I'm having trouble finding a forum anywhere dedicated to this kind of thing, but this seems like a good place to ask...
I have a 1985 GMC S-15 (better known to many as a Chevy S-10 or GMC Sonoma) here which is no longer street-legal and not worth fixing. What I am planning to do is strip the truck down, leaving only the frame, rear bumper, rear axle/diff/springs/tires, and use the frame to build a specialized flatbed trailer.
I am hoping someone has done something like this and can give me some tips, or at least warn me of some caveats. I primarily have concerns about the weight capacity of the single axle (albeit the truck originally weighed 3,000lb with a 1,700lb payload, so it should hold 2,500lb easily enough!), and the stability of what will be a relatively high deck. The frame is primarily 4" C-channel steel (3/16" or 1/4" thick), going up to 5" on the lower part. If I keep the solid rear bumper mounts and cut the frame just ahead of the driver's door, I will have nearly a 12' section of frame with the rear axle being 4' from the rear (creating a nice 60/40 weight split). (see hand-drawn with measurements and GM's schematic)
First off, to get any decent width, I have to build the deck over the tires. This is more or less required anyway, as the top of the frame at the rear is level to the top of the tires. I presume I would need to leave at least 5" clearance over the tire, which puts the top of my deck at 32" off the ground, which seems a little high to me. The really unusual bit for a trailer, obviously, is the 1' drop and the narrow wheelbase (62" wide). I have three plans in mind, still weighing the pros and cons of each:
- Option 1 is to build a solid flatdeck 32" off the ground, with sheet metal toolboxes underneath (built on the low section of the frame). The flatdeck would be built from 1 1/2" x 1/8" angle steel, and plain ol' 2x lumber.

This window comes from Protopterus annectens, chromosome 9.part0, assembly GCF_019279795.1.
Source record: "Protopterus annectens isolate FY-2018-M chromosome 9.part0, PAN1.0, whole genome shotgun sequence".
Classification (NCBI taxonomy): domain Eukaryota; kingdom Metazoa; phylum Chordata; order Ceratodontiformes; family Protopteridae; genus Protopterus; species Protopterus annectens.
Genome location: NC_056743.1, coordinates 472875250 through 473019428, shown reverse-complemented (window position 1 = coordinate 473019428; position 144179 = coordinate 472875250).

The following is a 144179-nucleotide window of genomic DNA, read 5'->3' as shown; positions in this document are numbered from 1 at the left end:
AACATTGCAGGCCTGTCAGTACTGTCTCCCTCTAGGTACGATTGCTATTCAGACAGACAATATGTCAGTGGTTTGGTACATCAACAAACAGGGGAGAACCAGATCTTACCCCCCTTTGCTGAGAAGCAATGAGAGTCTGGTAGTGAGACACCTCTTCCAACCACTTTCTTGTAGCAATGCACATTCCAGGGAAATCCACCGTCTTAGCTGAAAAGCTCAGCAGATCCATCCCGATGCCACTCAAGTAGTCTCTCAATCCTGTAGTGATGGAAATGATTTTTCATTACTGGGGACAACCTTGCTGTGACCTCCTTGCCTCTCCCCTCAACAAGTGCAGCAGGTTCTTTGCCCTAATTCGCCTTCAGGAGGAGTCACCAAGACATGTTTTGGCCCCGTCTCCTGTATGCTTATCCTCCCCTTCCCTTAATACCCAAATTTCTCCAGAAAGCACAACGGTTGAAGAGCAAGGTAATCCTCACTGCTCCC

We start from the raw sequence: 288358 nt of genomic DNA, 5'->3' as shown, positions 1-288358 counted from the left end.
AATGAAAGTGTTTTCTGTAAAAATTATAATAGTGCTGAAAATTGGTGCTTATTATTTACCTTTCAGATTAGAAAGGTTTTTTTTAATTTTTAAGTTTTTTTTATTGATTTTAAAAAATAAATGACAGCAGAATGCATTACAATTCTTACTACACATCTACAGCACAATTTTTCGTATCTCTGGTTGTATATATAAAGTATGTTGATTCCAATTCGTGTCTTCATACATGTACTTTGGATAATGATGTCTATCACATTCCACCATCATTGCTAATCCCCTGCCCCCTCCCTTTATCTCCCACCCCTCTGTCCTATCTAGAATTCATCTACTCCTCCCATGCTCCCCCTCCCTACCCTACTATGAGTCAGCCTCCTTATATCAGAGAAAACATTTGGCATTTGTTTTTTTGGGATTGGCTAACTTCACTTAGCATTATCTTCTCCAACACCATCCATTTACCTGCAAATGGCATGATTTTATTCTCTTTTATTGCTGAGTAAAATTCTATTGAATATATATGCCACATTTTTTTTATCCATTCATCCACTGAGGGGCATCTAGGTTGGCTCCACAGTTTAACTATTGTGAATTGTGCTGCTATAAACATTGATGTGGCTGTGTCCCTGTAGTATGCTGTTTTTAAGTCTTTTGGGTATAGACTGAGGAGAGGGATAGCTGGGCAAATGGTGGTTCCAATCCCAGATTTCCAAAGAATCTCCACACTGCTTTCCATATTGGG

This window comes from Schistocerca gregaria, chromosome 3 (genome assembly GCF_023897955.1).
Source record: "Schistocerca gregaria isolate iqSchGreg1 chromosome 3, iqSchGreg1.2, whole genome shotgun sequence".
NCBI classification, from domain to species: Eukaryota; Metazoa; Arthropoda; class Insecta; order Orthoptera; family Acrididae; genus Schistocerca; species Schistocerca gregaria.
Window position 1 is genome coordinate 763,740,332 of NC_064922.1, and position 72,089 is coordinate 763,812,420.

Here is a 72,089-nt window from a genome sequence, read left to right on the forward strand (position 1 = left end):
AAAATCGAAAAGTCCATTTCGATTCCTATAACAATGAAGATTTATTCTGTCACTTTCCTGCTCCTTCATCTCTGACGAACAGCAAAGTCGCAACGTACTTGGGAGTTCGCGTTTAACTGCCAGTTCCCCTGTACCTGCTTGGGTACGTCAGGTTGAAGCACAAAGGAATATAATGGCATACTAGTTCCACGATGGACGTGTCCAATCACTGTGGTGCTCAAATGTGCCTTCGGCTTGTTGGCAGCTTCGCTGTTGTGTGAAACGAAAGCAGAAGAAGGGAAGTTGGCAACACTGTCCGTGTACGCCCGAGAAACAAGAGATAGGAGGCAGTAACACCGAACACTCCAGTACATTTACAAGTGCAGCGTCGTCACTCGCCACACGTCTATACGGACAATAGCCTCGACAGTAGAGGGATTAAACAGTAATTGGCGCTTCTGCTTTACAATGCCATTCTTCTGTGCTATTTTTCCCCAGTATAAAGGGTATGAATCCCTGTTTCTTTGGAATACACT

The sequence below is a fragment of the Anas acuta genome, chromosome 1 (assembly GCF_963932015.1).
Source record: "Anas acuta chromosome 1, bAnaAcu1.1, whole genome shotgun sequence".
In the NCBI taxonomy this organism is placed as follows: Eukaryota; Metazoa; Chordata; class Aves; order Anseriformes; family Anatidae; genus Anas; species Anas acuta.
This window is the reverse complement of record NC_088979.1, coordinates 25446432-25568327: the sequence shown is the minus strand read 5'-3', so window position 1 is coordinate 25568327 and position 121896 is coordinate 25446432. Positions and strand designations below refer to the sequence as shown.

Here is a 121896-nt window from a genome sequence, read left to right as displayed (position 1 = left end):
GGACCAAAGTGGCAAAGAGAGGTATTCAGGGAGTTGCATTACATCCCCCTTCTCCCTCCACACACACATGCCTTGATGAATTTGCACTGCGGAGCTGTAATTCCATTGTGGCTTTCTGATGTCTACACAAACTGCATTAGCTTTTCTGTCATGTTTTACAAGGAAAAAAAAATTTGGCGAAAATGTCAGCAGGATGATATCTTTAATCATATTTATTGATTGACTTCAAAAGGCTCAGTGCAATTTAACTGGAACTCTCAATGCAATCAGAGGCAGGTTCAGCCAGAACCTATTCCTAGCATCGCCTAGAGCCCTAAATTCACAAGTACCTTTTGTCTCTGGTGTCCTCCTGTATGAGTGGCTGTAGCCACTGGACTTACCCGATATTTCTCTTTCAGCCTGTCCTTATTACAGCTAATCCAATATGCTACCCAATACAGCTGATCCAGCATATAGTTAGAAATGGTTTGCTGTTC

- Option 2 is to build a dual-level flatdeck. Upper section 6' long, lower section 5' long. The lower section would likely be built with drop-down doors. The front of the trailer (partially on the tongue) would have a steel toolbox built, with a ledge at a height equal to the rear deck, allowing a 6' panels made from 2x to be dropped over the low section (creating one long 12' deck). I like this option, as it creates a 20" deep lower section with sides where I can easily throw garbage and such when on the job, and not worry about it blowing away on the road. Also a place to put smaller things (tools, nails, etc) when hauling long lumber on top.
- Option 3 is to build either Option 1 or Option 2, but make the rear portion of the deck hinged at the rear and latched down as a dumping deck. This would require building removable walls and a removable rear door (something I might have done anyway for use as a general utility trailer), and adding a mount underneath inside the frame for a ram of some kind (or a 4' jack-all until I can afford a ram!).
Excluding the toolboxes (which I would probably add later to save money now, or temporarily build from plywood other than structural bits), option 1 is the cheapest at about $450 in material, including 1 1/2" angle, lumber, 4" tube steel for building the tongue, the hitch, and assorted other bits (safety chain, marker lights, etc). Option 2 comes in at about $600, and option 3 adds about $200 (excluding the ram). All of these are much cheaper than $2,000 for a single-axle, 12' x 7' flatbed with no walls or toolboxes!
Other planned little bits:
- I plan to leave the diff and U-bolt in place to keep the oil inside, rather than trying to strip the gears out. It's just easier, and I'm lazy. I am also considering leaving the rear brakes in place so that I can hook up a handle to the E-brake cable and engage it from the front. Reason for this is I will often be handling the trailer alone, and on even slight slopes it can be difficult to get the trailer in position then rush to get blocks under the wheels. I figure it should be safe to leave them in, so long as I remove the shoes to prevent anything strange happening. (Unless the brake shoes are also what engage the e-brake? can't remember...)
- I will be re-using the S-15's taillights as well as some other detail bits, just to add a touch of cool. I would also like to mount the old headlights under the front corners of the trailer (facing backwards) to provide me with some surround-floodlight at night while reversing (as I often am working at night). However, the standard 4-pin trailer connector does not include wiring for reverse lights - any suggestions?